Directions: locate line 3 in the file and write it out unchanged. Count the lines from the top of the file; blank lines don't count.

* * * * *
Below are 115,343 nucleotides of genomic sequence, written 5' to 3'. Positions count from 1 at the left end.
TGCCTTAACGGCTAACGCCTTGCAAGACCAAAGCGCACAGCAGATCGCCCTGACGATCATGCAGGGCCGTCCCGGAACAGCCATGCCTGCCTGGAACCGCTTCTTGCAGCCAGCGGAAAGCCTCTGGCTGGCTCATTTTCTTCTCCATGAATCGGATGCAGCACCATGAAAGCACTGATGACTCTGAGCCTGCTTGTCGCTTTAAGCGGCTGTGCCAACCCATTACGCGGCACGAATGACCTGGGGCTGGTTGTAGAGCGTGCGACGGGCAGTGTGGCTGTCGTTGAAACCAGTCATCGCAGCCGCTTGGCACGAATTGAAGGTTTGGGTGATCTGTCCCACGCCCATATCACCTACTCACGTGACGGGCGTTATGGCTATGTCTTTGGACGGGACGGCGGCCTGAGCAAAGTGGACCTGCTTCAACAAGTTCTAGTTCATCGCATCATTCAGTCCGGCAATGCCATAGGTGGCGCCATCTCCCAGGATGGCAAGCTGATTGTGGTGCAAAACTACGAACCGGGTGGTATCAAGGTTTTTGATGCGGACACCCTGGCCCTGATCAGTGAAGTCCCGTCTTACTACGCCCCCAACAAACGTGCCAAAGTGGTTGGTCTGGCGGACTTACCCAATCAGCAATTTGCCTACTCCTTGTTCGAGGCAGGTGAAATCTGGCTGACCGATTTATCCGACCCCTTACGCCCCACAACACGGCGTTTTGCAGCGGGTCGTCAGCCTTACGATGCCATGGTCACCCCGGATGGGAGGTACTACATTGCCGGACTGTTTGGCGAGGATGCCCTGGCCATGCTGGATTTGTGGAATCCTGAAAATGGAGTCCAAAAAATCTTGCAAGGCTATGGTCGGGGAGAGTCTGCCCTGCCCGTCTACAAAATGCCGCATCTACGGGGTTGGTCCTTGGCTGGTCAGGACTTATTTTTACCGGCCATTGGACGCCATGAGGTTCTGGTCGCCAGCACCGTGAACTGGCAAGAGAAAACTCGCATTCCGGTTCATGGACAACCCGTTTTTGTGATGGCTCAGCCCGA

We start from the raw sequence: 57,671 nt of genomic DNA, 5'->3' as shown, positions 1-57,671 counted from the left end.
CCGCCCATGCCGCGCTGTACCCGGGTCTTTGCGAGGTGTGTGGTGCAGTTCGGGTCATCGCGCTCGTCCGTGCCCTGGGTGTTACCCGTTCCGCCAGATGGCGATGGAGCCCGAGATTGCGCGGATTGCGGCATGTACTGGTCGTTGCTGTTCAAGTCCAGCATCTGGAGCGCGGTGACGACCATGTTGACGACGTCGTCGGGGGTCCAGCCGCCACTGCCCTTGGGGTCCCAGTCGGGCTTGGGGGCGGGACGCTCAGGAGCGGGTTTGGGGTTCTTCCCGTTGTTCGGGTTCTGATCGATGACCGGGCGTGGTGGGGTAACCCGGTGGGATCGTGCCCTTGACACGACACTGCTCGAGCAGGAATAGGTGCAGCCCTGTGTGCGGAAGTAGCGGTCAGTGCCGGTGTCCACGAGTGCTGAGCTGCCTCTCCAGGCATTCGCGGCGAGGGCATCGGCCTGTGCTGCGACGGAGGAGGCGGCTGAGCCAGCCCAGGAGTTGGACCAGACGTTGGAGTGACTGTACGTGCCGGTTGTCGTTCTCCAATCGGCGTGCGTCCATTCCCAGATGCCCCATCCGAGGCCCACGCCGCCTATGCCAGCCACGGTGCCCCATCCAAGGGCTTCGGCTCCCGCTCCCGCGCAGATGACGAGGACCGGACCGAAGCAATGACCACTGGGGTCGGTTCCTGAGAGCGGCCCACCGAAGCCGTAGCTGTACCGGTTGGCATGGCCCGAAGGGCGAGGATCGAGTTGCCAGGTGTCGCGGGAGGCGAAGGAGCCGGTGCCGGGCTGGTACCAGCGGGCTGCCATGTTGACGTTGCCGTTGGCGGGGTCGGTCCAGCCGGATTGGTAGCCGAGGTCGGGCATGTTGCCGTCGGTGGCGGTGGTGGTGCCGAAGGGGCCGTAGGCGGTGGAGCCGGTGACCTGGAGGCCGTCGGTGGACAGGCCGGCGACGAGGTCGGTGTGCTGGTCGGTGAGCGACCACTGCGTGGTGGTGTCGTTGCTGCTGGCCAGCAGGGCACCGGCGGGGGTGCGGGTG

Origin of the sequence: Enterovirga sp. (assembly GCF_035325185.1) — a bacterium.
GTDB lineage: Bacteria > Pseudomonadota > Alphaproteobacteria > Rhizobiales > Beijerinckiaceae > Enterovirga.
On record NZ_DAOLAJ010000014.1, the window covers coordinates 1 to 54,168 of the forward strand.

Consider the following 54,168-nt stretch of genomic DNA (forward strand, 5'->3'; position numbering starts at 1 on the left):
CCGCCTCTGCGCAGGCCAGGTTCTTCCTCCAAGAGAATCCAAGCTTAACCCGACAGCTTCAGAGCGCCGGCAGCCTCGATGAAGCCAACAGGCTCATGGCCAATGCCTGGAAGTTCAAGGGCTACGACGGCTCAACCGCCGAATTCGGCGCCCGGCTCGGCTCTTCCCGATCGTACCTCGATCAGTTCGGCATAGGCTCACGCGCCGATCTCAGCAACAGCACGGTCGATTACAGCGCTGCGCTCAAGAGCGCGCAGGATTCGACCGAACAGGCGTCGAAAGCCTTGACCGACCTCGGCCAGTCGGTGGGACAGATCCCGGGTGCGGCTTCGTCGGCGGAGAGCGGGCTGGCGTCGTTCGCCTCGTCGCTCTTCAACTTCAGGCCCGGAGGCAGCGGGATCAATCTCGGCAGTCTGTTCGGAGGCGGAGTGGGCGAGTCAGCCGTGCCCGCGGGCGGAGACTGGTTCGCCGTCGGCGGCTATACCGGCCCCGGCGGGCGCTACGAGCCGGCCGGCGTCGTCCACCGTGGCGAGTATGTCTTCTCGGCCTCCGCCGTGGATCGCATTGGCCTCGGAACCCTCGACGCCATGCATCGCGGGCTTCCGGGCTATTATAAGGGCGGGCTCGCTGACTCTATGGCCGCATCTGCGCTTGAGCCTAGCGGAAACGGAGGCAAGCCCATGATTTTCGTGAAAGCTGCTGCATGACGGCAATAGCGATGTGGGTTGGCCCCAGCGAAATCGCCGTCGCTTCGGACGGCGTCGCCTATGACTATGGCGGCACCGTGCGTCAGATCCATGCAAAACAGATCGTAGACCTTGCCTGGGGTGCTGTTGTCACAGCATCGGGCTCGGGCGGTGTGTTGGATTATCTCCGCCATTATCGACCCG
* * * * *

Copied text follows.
We start from the raw sequence: 57,671 nt of genomic DNA, 5'->3' as shown, positions 1-57,671 counted from the left end.